On the Ontology of Okada and Makabe (or, Reality in Japanese Wrestling)

We’re watching some New Japan Pro Wrestling from 2013 on AXStv, in which Kazuchika Okada and Togi Makabe are arguing over which of their styles is “real” professional wrestling. Makabe is being accused of being a “backyard wrestler” and Okada is the technician with the world-renowned dropkick. Okada said this about Makabe’s style, which leans toward street-fighting (he also wears a chain around his neck, hello signifier!):

I doubt that’s “real” professional wrestling. I am a genuine pro wrestler. So I think my wrestling is the real deal.

I’m not well enough studied in the art of Japan’s puroresu to analyze in detail the cultural nuances that distinguish it from its American counterpart, but I want to point out here the philosophical difference in the overall ontology (if I might dare to attempt an adaptation of that word to the world of wrestling) that arises in their contrast. In America wrestling, authenticity is discussed in terms such as real or fake, professional wrestling vs. sports entertainment, outcome predetermined but injuries and pain very much genuine. But in Japan there is an entirely different notion of what is “real” in professional wrestling. In Japan, wrestling is on a different point on the beingness spectrum, though it is a few steps further toward the authentic and away from the contrived. Like, it’s outcomes are still predetermined, but it is more like a legitimate battle of endurance by wrestlers whose personas are closer to their selves. I’m not saying Japanese wrestlers aren’t characters playing out a choreographed fight, but they’re not quite as much this as American wrestlers.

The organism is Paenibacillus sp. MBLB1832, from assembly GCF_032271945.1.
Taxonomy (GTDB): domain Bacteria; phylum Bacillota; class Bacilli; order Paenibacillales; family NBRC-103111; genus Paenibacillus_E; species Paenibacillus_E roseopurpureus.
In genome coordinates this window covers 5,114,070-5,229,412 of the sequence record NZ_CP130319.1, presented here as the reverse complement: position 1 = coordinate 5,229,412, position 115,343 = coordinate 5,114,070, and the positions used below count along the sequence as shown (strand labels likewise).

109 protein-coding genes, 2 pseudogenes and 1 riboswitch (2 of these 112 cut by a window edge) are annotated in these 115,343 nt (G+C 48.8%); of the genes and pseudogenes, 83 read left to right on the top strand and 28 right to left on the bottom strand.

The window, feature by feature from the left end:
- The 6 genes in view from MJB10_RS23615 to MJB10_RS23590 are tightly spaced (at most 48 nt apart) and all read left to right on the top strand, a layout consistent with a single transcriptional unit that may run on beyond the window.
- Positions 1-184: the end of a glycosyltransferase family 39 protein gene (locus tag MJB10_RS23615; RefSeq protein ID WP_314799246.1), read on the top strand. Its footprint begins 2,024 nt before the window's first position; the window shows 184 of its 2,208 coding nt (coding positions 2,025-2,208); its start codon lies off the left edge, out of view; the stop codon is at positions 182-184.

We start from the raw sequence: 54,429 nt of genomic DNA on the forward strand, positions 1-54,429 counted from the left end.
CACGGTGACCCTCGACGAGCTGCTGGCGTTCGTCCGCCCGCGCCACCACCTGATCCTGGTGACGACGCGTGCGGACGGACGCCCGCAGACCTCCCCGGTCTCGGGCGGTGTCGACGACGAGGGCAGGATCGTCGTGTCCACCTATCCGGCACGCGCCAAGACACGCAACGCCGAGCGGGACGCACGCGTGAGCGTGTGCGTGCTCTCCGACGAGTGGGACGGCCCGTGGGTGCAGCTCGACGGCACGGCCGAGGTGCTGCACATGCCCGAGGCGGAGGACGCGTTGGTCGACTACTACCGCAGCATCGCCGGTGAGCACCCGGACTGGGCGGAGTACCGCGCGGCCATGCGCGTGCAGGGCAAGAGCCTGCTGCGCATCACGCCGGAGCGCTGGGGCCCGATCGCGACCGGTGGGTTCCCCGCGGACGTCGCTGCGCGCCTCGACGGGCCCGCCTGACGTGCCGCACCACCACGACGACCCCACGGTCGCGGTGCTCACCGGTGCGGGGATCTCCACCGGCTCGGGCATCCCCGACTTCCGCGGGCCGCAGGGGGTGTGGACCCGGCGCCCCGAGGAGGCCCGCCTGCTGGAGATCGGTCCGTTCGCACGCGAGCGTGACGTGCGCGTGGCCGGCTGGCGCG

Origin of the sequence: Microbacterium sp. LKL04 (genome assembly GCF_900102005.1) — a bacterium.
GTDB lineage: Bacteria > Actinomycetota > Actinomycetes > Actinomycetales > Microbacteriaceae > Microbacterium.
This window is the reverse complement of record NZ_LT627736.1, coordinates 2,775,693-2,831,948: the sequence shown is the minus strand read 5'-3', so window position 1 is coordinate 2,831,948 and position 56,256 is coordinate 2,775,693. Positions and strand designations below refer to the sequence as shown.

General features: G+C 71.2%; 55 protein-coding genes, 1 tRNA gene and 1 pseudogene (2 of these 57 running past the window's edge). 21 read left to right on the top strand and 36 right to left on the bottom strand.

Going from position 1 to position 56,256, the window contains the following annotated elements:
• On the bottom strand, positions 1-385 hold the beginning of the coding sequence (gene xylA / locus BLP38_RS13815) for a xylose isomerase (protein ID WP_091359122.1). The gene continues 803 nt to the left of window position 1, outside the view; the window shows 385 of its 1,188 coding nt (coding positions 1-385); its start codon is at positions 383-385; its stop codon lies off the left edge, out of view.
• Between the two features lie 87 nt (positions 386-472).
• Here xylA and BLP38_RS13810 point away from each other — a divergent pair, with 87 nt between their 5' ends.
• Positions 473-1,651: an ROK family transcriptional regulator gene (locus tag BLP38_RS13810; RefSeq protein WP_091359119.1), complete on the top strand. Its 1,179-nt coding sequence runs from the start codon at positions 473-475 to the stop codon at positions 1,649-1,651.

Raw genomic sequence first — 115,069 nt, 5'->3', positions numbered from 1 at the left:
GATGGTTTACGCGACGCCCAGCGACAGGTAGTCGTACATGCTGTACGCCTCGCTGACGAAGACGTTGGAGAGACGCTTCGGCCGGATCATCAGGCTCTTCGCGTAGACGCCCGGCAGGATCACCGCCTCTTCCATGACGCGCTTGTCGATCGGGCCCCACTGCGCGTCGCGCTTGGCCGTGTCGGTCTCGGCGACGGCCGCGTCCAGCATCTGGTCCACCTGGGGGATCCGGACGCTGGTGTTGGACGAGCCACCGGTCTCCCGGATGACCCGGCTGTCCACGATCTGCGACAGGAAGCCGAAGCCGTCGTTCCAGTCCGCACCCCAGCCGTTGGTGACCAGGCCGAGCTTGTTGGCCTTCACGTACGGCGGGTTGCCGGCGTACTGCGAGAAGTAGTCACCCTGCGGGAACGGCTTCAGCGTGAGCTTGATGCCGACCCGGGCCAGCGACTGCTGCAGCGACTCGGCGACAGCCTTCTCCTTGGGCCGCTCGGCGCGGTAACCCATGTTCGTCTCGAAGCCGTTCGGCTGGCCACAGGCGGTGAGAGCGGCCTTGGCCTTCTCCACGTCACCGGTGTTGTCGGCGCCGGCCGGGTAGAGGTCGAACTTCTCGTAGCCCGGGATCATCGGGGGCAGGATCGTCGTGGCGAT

Does this make sense? And do I have it about right? I’m still a relatively casual and occasional viewer of Japanese wrestling (mainly because wow, professional wrestling is a time-sink of a  hobby!) and I’ve hesitated until now to bring it into the world of theories here. But I couldn’t help but be intrigued by Makabe and Okada building a feud around whose wrestling is real. For them authenticity is all about wrestling style, not about whether it is a performance or a contest. Whether or not wrestling itself is “real” isn’t even a point of contention, it’s all about whose tradition, not unlike a martial art, is the more bad ass. Japanese wrestling isn’t about entertaining us with a sport-like show, it’s about showcasing athletic skill and talent, an entirely different definition of the concept of real.

I welcome comments on this one; I’m just at the beginning stages of understanding how reality works in Japanese wrestling and would love to start developing this idea.

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